Moving abroad: a leap of faith into the unknown

Guest blog by Nina Huygen

During my studies a had lived abroad, and a was sure that one day, I would do so again in my professional life. So when my spouse got the opportunity to go abroad for his job for a few years, I didn’t have to think very long. Let’s do this. A golden opportunity. Although it wasn’t for my job, it would be good for me to take it easier for once. There’s more to life than work, work, work. I had come to realize this even more after sickness and death of beloved ones. So: let’s go!

My husband would go ahead and move a little over a month before me and the children. This way, his predecessor could teach him the ropes of the trade, while back home, I could round up my job as director of a non-profit organization. We had the movers come weeks before our move, so our belongings would arrive well in time and my husband could settle in on our new ground and prepare our coming. I was looking forward to a smooth transition.

“Luckily, one doesn’t know everything beforehand. Otherwise, one doesn’t even begin certain things…”

Those last weeks were quite hectic. Running a household on my own. Saying our goodbyes to friends and family. Working until practically the last day before departure. Three days before take-off, there was a farewell symposium at work. I boarded the plane in fifth gear. I had managed it all on my own and was proud of it. This adventure would be a success.

Luckily, one doesn’t know everything beforehand. Otherwise, one doesn’t even begin certain things. Like moving abroad. When the plane landed, I shifted back to first gear – literally. I had longed for a change and some peace and quiet, but my new life happened to me in ways I couldn’t have imagined. And I didn’t like it one bit.

I had allergic reactions to the mosquito bites. My beloved husband and oldest son tried to help: ‘Don’t scratch and the itch will go away in no time.’ Yes, for you two maybe. If only they could feel what I was feeling. The itch would come in waves and kept me awake at night. I could strangle them after their well-meant advice.

And the heat! In no way was I prepared for the encompassing, ceaseless warmth – even at night. It felt like a suffocating blanket and had a paralyzing effect on me. Every step took so much energy. I just wanted to sit and do nothing. The heat of the tropics is quite something else than the soothing warmth of southern Europe. And half of my fancy summer wear: it stayed unpacked in the suitcase. Way to warm to wear.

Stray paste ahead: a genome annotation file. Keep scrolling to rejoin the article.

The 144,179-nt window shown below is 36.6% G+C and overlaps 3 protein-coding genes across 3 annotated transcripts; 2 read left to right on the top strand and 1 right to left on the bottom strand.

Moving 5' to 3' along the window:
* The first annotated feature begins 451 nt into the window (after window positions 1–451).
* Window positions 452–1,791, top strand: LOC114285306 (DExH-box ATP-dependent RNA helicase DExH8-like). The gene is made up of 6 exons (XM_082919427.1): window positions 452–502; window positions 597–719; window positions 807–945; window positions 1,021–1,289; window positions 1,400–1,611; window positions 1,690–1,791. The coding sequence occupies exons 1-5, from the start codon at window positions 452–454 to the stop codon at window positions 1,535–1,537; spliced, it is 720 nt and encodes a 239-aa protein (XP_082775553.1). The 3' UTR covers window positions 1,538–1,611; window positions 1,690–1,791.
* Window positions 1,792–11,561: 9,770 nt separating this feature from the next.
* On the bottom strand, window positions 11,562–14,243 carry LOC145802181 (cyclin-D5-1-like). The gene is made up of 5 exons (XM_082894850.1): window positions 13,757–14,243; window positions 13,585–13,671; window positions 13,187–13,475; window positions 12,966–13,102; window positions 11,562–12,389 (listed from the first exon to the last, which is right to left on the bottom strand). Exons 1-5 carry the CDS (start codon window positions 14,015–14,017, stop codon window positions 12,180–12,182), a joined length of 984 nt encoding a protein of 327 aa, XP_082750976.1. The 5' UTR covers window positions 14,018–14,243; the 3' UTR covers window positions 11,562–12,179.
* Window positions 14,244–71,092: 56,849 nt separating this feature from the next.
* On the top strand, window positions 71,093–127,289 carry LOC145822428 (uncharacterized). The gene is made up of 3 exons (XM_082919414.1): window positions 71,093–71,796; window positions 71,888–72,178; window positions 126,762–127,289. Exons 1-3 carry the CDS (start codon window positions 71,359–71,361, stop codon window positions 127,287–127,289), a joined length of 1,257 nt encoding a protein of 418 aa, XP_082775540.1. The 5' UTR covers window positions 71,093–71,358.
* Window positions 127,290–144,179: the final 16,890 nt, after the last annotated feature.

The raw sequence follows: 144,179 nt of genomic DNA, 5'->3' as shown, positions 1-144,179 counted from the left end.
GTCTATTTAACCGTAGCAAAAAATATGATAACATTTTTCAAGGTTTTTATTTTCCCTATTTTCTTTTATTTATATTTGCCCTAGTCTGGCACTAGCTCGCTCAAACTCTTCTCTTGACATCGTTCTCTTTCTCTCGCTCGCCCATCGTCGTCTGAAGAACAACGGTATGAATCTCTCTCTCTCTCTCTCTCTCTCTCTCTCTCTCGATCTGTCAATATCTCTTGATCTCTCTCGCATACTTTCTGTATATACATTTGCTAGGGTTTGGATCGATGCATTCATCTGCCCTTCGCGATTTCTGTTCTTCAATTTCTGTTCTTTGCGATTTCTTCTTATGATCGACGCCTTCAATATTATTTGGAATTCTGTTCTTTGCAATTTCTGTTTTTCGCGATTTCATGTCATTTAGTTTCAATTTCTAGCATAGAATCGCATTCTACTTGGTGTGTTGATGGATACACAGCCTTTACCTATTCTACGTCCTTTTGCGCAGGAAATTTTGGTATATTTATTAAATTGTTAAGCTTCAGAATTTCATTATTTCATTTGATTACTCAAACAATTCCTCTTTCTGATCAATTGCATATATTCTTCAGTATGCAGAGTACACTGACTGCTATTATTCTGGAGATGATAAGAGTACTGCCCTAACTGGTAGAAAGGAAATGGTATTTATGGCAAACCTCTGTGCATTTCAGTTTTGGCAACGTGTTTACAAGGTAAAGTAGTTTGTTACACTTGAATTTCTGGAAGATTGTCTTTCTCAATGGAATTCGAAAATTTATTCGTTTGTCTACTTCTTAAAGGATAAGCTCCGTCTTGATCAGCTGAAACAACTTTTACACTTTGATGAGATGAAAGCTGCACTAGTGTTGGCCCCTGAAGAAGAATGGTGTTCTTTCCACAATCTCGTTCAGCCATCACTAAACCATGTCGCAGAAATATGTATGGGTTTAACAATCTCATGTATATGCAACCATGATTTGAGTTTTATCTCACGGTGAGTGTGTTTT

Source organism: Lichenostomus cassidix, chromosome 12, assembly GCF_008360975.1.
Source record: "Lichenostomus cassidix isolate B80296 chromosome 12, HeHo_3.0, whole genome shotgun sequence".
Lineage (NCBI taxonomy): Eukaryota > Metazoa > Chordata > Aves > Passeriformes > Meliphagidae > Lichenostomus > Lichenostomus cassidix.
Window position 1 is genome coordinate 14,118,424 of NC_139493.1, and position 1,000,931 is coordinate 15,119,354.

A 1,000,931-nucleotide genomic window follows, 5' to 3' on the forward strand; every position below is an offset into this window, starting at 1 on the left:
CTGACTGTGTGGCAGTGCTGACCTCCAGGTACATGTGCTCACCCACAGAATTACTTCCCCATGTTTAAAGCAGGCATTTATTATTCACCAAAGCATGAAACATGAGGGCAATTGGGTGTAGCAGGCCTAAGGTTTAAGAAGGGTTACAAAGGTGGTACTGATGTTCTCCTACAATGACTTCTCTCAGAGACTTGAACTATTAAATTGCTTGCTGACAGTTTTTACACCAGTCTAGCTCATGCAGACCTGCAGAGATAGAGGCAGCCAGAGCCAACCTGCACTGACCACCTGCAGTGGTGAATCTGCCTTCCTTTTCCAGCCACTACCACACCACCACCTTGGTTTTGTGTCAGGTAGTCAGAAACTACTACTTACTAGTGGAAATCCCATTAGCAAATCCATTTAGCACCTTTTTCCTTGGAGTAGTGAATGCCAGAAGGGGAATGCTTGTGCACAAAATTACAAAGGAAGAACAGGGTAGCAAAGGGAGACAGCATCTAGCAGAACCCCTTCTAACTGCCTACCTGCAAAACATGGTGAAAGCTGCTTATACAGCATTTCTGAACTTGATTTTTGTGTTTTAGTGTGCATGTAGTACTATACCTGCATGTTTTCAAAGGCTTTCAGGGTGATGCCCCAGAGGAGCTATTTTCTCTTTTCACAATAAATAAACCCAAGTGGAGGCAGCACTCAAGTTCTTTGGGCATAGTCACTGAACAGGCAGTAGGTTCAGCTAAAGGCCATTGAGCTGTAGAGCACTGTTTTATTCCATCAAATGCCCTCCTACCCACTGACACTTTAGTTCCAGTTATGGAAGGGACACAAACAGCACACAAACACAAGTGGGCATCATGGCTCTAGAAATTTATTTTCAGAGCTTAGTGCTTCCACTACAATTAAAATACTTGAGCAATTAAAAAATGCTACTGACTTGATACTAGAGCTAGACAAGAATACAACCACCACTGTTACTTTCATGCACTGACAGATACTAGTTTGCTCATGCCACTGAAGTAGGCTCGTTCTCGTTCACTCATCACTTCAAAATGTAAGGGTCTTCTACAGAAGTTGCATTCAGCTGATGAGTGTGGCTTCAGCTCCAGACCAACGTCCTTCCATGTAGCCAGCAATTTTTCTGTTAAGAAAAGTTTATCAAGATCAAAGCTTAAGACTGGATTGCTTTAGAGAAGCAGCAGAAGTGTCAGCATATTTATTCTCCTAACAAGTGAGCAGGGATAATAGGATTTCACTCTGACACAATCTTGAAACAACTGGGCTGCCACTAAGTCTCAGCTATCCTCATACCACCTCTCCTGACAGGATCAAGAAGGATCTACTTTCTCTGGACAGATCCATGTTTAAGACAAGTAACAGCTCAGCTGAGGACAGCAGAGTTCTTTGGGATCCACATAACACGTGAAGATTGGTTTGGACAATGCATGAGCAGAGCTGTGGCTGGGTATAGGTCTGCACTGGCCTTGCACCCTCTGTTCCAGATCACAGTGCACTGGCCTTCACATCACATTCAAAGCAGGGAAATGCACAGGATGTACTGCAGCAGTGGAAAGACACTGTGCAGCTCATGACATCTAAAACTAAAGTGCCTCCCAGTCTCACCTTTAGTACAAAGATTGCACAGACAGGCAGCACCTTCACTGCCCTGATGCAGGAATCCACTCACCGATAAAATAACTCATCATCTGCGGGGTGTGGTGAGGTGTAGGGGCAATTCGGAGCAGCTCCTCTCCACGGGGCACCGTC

And all that time for myself I was so much looking forward to? It didn’t happen. I had underestimated the amount of time that goes into rediscovering a new routine and finding your way around. Simple things like where to go for groceries and how to drive to the store, it absorbed quantities of time and energy. Where the hell could I find a garage? (Very necessary, considering the condition of the roads). And the bureaucracy! Getting a working internet connection (your lifeline to home), opening a bank account, waiting in line to pay your bills in cash (because of no local bank account yet)… It all was so time consuming. And boring.

And on top of all that, the container with our stuff – and the toys!! – had not arrived on time but was stuck in some port in another country because of strikes. And I didn’t have daycare yet for my 2,5-year-old. After a few weeks he was totally bored with the same toys. And with his mother. Well, this was totally mutual. I was climbing up the walls. My good faith and mood were dropping. My husband came back from work after a fruitful day at the office, opened the fridge and got an ice cold beer. “Ah, such a good life we have. So nice to be home. I don’t need to go anywhere.” And he stretched out and relaxed. While I couldn’t wait to have a change of scenery. But I didn’t know anyone else than the cleaning lady and the cashier. I was ready to strangle him – yes, again.

Yes, I good life it certainly was. For him. Working in an air conditioned office (leaving you with energy at the end of the day), having meaningful conversation with grown-ups and a meaningful job. While I was playing housewife and chauffeur. It was not the expat life I had imagined for myself. I was disappointed in my life and in myself – for not taking it so easy.

“Moving abroad is a leap of faith into the unknown: it’s scary but exhilarating. No guts, no glory!”

If it had been possible, I sure would have packed up my suitcase and run, those first few months. Back home. But I didn’t. Fortunately. Yes, all beginning is difficult. But of course, it all worked out in the long run (well, almost everything). I have learned a lot about myself. The children have learned a lot more than they would ever be able to learn out of a textbook. It’s been an unforgettable life event for all of us, that I wouldn’t have missed in the world. I can sincerely say so now.

Luckily, one doesn’t know everything beforehand.  Moving abroad is a leap of faith into the unknown: it’s scary but exhilarating. No guts, no glory!

This guest blog is written by Nina Huygen. Nina (45) gave up a management position in The Netherlands to move with husband and kids to Bonaire (Caribbean). After a difficult transition she enjoys her new life, working as interim-manager.

Are you about to move abroad or facing difficulties in settling in? Contact us to see how expat coaching from Feel At Home Abroad can support you or read about our coaching packages.  Or read Martine’s blog: Five tips for mental preparation when moving abroad!

Tackling stereotypes abroad

Tackling stereotypes abroad Blog by Kriti Toshniwal Stereotypes, we have all encountered them. And as expats abroad, we encounter them more openly and perhaps more often. As an Indian woman living abroad, I have encountered several stereotypes. Some of these were...

read more